·      For Lunch or a Quick-Bite KyoChon is your best bet. The food was delicious, they have other offerings like sandwiches, and an assembly-line style service

·      For a meal that you have more time to enjoy BonChon is the move. The server was friendly and there were a variety of options.

Defeat: We'd Earned a Drink

We had every intention of continuing to Don Bogam’s next, another Korean BBQ spot. Really, we did. This place was rated highly by Outseeker and has glowing reviews about the food. Unfortunately, we barely made it through the 20th chicken wing at BonChon Chicken. We started at 11:30 and it was almost 6 pm; we’d successfully eaten our way through an entire day! The sampling of this neighborhood and particular cuisine was really phenomenal. Outseeker did a great job in making it easy to navigate otherwise murky waters.

Instead of consuming more food, I took Andre and Dwayne to a spot that I was brought to only one other time by a friend who'd studied abroad in Korea. It wasn't on Outseeker's list, but that's because it's really a bar/lounge. In the style of a speakeasy, almost, we walk into what looks like a regular office building with an entirely disinterested doorman slumped over his phone watching a YouTube video. We enter an elevator car and go to the third floor. When we arrived, we enter into a legit bar. It's called Third Floor Cafe. We had this lychee flavored shochu cocktail, which was basically lychee flavored sugar water. For a whiskey drinker (usually unadulterated by anything aside from a few drops of water), this was dramatically sweet for my palate. However, it definitely gets some extra points for this vessel! It was a great way to end an awesome day of eating and exploration of NYC's Koreatown, for sure.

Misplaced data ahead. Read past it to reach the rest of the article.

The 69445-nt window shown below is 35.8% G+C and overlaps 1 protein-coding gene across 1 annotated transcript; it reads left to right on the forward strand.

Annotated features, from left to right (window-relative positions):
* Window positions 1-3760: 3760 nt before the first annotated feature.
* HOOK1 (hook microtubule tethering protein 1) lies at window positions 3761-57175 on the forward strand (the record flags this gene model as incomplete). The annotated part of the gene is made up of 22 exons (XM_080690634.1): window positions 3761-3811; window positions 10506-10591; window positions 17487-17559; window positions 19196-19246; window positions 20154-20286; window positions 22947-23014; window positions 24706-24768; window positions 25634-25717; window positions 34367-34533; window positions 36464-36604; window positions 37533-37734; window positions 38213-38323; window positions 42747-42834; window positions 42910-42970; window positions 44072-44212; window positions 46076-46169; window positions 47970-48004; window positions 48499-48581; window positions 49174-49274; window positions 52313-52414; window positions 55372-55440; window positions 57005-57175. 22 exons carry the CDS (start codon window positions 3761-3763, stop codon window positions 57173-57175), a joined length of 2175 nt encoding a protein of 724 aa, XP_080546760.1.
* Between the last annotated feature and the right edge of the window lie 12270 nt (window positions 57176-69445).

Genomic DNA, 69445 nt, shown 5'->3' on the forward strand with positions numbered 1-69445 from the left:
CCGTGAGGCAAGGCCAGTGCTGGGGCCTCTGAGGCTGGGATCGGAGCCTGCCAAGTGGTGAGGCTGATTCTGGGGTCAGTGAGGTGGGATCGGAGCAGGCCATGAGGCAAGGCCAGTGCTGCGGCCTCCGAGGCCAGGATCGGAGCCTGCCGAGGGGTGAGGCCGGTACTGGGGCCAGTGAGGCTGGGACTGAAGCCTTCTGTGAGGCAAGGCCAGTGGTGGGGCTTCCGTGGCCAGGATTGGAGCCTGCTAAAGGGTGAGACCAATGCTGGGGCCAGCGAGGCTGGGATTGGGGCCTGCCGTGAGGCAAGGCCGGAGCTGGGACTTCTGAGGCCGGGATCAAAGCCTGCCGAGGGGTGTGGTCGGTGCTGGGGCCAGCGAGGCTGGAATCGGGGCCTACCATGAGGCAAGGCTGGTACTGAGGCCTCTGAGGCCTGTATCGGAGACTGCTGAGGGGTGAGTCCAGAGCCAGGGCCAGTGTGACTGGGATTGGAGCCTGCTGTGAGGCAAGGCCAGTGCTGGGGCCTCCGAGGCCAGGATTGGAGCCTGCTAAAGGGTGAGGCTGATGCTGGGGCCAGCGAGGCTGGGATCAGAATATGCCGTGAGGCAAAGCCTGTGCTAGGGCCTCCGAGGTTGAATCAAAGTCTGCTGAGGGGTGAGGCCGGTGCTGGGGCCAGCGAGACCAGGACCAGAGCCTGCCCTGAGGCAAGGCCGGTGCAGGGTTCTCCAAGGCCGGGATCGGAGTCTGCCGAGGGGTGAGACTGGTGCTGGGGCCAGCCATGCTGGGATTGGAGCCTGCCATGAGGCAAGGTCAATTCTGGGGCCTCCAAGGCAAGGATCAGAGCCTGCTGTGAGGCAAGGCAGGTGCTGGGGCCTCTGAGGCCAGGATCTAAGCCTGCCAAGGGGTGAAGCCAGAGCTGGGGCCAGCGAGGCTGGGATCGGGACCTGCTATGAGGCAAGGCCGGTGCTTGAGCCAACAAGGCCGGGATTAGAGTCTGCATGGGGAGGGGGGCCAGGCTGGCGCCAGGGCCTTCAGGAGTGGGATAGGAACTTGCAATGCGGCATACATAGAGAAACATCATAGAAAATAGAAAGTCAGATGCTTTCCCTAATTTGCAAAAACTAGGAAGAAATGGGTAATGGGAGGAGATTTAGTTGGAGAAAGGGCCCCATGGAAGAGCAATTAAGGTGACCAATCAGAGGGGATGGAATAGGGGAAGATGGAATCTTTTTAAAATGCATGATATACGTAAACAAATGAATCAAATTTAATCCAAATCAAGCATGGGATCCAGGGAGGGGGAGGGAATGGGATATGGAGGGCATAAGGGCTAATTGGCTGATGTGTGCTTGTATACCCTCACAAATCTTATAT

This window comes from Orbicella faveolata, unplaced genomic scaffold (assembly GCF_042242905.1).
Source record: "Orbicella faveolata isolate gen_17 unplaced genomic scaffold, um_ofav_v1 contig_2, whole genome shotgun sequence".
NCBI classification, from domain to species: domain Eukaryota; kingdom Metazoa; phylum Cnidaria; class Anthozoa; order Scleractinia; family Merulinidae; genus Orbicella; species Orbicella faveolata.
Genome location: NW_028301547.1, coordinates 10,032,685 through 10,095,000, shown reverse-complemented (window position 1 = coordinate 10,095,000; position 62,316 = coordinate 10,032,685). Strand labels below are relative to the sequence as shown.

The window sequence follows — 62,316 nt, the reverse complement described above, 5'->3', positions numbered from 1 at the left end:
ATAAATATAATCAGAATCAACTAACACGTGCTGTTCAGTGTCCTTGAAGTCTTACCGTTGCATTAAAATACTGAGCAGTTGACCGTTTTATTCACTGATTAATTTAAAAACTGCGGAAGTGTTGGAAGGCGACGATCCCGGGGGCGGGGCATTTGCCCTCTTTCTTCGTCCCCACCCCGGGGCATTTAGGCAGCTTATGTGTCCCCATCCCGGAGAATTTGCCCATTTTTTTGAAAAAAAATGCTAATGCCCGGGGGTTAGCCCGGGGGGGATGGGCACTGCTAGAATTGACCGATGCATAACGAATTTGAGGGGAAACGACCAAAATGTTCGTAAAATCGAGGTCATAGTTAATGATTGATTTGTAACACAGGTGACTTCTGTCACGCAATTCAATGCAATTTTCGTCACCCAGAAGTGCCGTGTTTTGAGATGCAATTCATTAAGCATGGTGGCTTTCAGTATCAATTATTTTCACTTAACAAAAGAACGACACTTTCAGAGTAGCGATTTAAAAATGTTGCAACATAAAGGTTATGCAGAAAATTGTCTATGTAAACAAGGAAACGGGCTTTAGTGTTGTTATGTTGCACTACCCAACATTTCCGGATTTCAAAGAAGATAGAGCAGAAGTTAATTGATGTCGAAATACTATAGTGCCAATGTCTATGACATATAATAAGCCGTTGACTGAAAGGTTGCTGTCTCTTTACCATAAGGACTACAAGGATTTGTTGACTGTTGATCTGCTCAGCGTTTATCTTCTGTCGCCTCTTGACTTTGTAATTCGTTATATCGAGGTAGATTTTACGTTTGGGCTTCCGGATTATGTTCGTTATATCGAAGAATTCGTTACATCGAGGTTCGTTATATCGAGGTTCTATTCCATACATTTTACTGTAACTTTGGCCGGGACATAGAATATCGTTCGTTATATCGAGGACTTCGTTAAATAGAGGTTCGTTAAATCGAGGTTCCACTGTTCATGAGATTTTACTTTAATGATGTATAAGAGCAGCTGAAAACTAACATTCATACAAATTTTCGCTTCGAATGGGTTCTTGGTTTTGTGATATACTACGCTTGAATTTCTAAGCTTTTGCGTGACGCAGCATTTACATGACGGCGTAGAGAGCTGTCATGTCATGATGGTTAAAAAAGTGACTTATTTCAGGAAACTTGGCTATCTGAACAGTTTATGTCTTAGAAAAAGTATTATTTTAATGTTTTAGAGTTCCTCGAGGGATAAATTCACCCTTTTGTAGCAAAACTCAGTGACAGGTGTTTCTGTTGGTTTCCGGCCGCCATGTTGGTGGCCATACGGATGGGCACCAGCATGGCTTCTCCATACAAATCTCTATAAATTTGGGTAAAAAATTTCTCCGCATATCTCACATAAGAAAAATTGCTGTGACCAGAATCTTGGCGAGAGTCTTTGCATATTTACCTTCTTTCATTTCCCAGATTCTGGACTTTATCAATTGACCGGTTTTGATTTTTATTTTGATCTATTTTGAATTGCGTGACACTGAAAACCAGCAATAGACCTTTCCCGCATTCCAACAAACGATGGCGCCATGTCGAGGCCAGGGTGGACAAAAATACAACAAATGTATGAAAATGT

If you’re in Koreatown or want to explore it, I would love to know what you think of these places! Either comment here on the blog or send me an email.